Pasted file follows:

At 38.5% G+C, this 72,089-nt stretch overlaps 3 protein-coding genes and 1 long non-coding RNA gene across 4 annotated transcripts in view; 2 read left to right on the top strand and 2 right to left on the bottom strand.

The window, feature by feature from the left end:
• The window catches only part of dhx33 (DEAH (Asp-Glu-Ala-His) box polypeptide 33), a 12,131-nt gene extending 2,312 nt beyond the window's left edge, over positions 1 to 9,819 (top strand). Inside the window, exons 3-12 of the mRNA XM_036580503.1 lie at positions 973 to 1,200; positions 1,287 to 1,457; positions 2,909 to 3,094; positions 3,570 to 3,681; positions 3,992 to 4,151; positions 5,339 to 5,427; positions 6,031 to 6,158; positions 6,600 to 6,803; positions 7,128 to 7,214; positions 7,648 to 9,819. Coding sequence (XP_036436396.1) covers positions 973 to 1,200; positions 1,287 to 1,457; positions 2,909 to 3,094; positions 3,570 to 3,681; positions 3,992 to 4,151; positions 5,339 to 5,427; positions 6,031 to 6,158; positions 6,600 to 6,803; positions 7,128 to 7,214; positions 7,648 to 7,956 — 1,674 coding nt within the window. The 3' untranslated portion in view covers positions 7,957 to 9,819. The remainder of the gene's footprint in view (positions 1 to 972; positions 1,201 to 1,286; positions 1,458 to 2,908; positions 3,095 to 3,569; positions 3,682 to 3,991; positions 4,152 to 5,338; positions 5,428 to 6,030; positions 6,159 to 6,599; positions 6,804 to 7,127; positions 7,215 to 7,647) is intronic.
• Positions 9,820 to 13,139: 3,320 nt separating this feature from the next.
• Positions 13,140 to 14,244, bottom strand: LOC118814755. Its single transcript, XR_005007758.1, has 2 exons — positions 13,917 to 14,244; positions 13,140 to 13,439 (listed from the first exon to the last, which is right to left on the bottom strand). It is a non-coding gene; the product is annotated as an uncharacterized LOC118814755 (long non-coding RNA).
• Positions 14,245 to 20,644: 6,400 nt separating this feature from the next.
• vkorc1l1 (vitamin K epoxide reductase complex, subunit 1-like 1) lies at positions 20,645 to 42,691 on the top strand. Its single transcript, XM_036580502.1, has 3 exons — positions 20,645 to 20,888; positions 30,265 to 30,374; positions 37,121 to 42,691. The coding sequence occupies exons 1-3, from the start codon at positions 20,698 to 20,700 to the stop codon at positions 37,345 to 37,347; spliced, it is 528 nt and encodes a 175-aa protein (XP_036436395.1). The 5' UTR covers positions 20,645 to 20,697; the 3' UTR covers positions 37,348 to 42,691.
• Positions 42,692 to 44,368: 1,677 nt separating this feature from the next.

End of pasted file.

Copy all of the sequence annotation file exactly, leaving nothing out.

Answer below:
At 38.5% G+C, this 72,089-nt stretch overlaps 3 protein-coding genes and 1 long non-coding RNA gene across 4 annotated transcripts in view; 2 read left to right on the top strand and 2 right to left on the bottom strand.

The window, feature by feature from the left end:
• The window catches only part of dhx33 (DEAH (Asp-Glu-Ala-His) box polypeptide 33), a 12,131-nt gene extending 2,312 nt beyond the window's left edge, over positions 1 to 9,819 (top strand). Inside the window, exons 3-12 of the mRNA XM_036580503.1 lie at positions 973 to 1,200; positions 1,287 to 1,457; positions 2,909 to 3,094; positions 3,570 to 3,681; positions 3,992 to 4,151; positions 5,339 to 5,427; positions 6,031 to 6,158; positions 6,600 to 6,803; positions 7,128 to 7,214; positions 7,648 to 9,819. Coding sequence (XP_036436396.1) covers positions 973 to 1,200; positions 1,287 to 1,457; positions 2,909 to 3,094; positions 3,570 to 3,681; positions 3,992 to 4,151; positions 5,339 to 5,427; positions 6,031 to 6,158; positions 6,600 to 6,803; positions 7,128 to 7,214; positions 7,648 to 7,956 — 1,674 coding nt within the window. The 3' untranslated portion in view covers positions 7,957 to 9,819. The remainder of the gene's footprint in view (positions 1 to 972; positions 1,201 to 1,286; positions 1,458 to 2,908; positions 3,095 to 3,569; positions 3,682 to 3,991; positions 4,152 to 5,338; positions 5,428 to 6,030; positions 6,159 to 6,599; positions 6,804 to 7,127; positions 7,215 to 7,647) is intronic.
• Positions 9,820 to 13,139: 3,320 nt separating this feature from the next.
• Positions 13,140 to 14,244, bottom strand: LOC118814755. Its single transcript, XR_005007758.1, has 2 exons — positions 13,917 to 14,244; positions 13,140 to 13,439 (listed from the first exon to the last, which is right to left on the bottom strand). It is a non-coding gene; the product is annotated as an uncharacterized LOC118814755 (long non-coding RNA).
• Positions 14,245 to 20,644: 6,400 nt separating this feature from the next.
• vkorc1l1 (vitamin K epoxide reductase complex, subunit 1-like 1) lies at positions 20,645 to 42,691 on the top strand. Its single transcript, XM_036580502.1, has 3 exons — positions 20,645 to 20,888; positions 30,265 to 30,374; positions 37,121 to 42,691. The coding sequence occupies exons 1-3, from the start codon at positions 20,698 to 20,700 to the stop codon at positions 37,345 to 37,347; spliced, it is 528 nt and encodes a 175-aa protein (XP_036436395.1). The 5' UTR covers positions 20,645 to 20,697; the 3' UTR covers positions 37,348 to 42,691.
• Positions 42,692 to 44,368: 1,677 nt separating this feature from the next.